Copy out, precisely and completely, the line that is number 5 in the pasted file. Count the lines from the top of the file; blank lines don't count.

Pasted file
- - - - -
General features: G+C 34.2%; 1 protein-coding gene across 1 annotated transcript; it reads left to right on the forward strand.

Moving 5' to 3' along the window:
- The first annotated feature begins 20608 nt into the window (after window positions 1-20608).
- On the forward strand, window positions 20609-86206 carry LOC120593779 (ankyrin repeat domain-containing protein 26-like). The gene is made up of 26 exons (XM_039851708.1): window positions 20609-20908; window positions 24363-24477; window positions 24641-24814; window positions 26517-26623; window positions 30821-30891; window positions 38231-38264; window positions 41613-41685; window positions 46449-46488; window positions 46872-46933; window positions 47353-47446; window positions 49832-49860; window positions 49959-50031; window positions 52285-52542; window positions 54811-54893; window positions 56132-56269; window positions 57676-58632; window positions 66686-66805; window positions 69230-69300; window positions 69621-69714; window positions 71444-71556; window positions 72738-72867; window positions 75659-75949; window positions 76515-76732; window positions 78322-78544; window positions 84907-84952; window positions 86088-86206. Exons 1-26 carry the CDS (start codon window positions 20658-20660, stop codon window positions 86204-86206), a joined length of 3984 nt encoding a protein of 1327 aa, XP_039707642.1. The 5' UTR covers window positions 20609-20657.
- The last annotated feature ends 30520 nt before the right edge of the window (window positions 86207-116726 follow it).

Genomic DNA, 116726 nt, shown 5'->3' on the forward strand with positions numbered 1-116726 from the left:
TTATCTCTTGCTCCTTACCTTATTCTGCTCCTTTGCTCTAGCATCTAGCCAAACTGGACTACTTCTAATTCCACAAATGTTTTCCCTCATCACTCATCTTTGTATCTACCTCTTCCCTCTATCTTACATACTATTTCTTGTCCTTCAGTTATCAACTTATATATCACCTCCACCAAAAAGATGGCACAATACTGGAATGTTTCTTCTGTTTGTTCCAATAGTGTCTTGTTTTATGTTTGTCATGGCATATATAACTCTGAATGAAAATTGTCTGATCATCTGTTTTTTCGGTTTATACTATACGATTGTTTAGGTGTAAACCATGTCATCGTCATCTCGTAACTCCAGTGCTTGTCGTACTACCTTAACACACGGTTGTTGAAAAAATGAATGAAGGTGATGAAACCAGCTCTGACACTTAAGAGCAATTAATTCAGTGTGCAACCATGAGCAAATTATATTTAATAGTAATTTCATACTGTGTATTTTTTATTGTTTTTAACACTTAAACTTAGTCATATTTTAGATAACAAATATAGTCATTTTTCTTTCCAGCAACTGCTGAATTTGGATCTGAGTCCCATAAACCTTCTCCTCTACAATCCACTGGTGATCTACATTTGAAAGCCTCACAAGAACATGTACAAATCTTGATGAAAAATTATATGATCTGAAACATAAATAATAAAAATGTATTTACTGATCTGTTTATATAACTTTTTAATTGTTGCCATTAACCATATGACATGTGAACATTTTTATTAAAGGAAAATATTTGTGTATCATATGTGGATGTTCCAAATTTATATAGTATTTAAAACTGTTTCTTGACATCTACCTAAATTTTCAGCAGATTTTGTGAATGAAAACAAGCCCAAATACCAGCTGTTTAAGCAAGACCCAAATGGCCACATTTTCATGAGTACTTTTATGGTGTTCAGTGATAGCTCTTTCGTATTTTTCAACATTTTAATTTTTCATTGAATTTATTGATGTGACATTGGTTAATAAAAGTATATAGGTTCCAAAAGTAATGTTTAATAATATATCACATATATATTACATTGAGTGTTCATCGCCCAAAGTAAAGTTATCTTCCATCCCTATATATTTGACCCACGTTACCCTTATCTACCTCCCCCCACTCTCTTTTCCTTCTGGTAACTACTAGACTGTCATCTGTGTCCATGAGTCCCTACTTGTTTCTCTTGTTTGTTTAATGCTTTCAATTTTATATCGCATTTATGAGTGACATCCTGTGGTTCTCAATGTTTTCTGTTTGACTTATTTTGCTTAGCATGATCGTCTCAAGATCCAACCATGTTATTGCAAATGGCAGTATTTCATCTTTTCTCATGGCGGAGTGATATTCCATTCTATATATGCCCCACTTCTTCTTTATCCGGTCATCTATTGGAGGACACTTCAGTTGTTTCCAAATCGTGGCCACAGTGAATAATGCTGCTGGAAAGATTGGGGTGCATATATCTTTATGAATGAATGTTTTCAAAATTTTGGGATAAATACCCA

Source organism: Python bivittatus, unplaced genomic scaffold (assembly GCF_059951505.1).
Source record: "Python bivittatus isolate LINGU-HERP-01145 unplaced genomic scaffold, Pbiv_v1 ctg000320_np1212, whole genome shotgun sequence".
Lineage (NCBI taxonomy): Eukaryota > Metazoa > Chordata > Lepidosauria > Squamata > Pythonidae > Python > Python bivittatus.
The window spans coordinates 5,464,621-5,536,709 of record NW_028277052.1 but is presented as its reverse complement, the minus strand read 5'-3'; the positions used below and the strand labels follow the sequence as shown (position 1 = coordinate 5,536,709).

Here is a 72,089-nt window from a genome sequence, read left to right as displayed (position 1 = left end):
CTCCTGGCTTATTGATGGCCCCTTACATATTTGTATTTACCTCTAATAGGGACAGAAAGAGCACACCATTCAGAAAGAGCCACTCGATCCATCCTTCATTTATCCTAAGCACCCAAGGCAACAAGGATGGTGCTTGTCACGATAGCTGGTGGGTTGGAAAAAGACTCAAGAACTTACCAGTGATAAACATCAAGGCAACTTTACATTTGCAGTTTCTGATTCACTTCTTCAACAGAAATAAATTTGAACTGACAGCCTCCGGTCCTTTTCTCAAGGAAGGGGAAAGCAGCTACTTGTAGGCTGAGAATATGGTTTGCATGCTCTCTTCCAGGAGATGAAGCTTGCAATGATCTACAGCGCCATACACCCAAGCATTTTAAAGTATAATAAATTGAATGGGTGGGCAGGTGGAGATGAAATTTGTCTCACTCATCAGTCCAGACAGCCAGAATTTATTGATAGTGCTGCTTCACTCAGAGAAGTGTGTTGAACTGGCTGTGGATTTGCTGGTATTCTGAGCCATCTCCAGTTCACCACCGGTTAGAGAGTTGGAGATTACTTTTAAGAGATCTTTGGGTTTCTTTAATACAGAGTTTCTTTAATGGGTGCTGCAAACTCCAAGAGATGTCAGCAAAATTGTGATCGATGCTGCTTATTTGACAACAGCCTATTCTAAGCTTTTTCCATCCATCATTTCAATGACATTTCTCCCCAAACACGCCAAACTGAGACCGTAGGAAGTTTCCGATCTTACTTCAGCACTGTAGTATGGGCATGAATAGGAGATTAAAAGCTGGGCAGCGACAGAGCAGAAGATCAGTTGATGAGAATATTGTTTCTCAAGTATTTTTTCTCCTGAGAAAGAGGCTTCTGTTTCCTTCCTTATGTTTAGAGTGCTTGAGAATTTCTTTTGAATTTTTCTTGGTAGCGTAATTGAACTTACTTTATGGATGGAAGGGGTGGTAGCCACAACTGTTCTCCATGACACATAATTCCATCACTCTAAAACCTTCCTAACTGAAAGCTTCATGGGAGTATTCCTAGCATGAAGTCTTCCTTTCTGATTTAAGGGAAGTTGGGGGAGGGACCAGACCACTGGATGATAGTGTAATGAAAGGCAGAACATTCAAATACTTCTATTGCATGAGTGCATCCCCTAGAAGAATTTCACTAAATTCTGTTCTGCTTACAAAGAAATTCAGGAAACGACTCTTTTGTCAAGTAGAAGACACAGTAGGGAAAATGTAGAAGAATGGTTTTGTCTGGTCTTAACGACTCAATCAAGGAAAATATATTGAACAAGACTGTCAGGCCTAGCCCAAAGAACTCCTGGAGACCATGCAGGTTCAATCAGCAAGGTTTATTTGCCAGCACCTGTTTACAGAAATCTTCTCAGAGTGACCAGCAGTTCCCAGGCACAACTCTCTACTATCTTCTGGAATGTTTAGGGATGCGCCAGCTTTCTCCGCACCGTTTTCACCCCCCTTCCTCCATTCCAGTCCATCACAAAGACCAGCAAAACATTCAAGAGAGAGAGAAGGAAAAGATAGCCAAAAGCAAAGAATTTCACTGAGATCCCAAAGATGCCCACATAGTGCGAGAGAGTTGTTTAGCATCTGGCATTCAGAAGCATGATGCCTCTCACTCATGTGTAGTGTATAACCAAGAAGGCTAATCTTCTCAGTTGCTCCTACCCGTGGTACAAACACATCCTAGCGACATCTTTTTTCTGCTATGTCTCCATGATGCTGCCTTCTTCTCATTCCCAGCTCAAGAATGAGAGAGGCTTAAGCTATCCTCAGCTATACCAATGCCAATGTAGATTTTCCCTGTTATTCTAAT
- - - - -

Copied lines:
- The last annotated feature ends 30520 nt before the right edge of the window (window positions 86207-116726 follow it).